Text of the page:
Visualizing School Equity



  • By examining the funding gap in their own state, students will learn about inequities in the system and begin to question why those inequities exist.

Materials Needed: 

  • Posterboard
  • markers
  • copies of "Crossing the Gap" (which you are free to duplicate)
  • access to the Internet or copies of The Education Trust's report titled "The Funding Gap." The report contains a state-by-state analysis of the public school funding gaps that affect students of color, students in poverty, and English Language Learners (ELLs) across the country.

This lesson plan is to accompany the Teaching Tolerance magazine article "Crossing the Gap"

We often teach our students that school segregation ended with Brown v. Board of Education, but the reality is not quite that simple. While schools today are not segregated by law, segregated housing patterns and unequal funding systems have concentrated students of color into underfunded, under-equipped institutions that some critics call "apartheid schools."

Distribute copies of "Crossing the Gap" to your students. Give them time to read the story.

Break students into groups of three or four and provide each group with a posterboard, markers and copies of "The Funding Gap." Ask each group to find one of the following items of information for their state: a) the per-student funding gap between the highest-poverty and lowest-poverty school districts b) the funding gap between districts with many students of color and districts with few students of color c) the gap between districts with many ELLs and districts with few ELLs. Ask students to multiply the gap in per-student funding by the number of students in their own class, then create a graphic representation depicting useful educational items that could be purchased with that money.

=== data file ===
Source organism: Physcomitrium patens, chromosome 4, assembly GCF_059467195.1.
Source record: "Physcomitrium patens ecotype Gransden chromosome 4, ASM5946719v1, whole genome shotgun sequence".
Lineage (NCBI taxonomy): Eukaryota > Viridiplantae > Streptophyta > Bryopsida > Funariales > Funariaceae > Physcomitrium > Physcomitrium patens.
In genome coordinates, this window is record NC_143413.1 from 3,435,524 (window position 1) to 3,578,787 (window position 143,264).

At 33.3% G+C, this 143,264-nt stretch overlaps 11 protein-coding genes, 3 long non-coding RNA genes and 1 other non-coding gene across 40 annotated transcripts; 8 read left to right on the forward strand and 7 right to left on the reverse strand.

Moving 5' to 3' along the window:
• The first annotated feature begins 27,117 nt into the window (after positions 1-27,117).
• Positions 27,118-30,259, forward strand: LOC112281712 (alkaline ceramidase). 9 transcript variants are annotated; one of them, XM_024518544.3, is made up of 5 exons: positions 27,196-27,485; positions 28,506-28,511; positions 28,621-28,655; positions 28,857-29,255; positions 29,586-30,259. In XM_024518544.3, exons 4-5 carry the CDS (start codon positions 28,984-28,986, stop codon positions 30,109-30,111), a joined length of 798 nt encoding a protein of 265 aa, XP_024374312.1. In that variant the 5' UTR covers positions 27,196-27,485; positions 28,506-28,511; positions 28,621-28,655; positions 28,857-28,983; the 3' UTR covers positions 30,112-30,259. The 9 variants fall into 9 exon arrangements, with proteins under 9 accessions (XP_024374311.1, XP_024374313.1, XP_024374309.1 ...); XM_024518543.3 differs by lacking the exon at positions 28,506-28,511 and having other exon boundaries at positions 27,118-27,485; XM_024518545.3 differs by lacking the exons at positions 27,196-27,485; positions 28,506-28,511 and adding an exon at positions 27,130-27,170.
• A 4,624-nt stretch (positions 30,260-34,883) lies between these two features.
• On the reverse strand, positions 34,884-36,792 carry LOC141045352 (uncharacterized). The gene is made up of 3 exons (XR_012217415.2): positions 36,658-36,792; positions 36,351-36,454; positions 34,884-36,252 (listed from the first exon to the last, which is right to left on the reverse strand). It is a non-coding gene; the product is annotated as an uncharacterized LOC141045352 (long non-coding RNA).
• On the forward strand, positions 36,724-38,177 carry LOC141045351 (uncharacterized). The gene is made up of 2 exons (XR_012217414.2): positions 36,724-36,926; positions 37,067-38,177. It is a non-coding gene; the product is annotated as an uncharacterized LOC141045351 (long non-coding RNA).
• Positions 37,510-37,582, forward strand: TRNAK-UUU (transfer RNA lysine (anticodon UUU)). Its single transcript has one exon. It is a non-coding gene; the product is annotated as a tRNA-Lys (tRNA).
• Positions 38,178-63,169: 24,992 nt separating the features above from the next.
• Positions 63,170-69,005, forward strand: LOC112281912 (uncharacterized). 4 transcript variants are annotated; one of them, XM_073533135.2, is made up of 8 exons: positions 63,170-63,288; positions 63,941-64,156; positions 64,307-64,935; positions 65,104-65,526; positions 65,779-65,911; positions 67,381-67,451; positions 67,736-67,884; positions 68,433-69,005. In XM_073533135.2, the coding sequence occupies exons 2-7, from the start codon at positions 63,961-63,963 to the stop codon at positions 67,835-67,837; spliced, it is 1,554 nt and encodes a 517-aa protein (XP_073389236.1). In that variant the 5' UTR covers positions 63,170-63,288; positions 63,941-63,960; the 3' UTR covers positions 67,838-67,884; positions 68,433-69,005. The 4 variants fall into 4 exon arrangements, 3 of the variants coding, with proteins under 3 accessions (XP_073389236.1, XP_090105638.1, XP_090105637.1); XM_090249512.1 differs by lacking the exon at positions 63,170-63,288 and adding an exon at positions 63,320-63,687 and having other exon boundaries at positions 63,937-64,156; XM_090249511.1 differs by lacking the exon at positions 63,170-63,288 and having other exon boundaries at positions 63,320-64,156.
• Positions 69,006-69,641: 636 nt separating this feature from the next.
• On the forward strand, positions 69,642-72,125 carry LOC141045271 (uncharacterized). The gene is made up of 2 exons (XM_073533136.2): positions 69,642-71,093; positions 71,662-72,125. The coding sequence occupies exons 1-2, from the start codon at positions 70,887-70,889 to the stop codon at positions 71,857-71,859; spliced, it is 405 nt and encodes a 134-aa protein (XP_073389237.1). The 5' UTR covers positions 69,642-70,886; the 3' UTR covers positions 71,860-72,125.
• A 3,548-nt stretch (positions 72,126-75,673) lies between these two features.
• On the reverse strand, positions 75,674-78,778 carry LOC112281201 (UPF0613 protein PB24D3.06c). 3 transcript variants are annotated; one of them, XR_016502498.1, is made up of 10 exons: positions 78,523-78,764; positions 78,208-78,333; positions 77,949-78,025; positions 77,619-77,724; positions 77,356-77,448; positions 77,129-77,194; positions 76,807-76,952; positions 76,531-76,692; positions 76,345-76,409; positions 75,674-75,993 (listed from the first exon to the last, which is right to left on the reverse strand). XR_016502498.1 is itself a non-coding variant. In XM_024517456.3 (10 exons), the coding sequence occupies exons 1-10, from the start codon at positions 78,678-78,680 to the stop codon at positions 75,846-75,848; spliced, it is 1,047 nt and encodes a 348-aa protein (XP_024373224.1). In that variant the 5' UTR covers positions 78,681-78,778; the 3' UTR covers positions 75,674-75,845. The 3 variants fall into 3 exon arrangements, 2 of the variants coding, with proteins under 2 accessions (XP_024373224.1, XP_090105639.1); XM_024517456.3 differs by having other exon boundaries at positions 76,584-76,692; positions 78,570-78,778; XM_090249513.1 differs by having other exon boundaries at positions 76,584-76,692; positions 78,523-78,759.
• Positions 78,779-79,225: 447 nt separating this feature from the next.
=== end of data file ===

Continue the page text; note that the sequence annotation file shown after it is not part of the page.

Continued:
(In a few states, funding in high-poverty districts actually exceeds funding in low-poverty districts. If you are in one of these states, ask your students to do some research on how your state bucked the trend — and discuss the reasons why a high-poverty district might need more funding.)

After students present their posters to the entire class, each group can discuss and vote on the following proposition:

An explicit right to equal per-student funding should be added to the Illinois Council of Students' Bill of Rights.

Once your students have voted "yes" or "no" to the proposition, ask each group to present their decision, and three reasons supporting it, to the class as a whole.

For a lesson with even greater impact, replace the Education Trust findings with a list of per-student funding levels in each district in your state (you may be able to find these on the website of your state board of education, or you can create one using the "Build a Table" function on the National Center for Education Statistics website. Have your students create a chart illustrating the funding gap between the best-funded and least-funded districts in the state.

Extension Activity: 

Form a partnership with a teacher in another district. You will ask your students to assemble a portfolio documenting the facilities at their school (through lists, narratives or photos); your partner teacher will ask her/his students to do the same. Classes can exchange portfolios. Each class can use the insights from the exchange to draft their own Student Bill of Rights.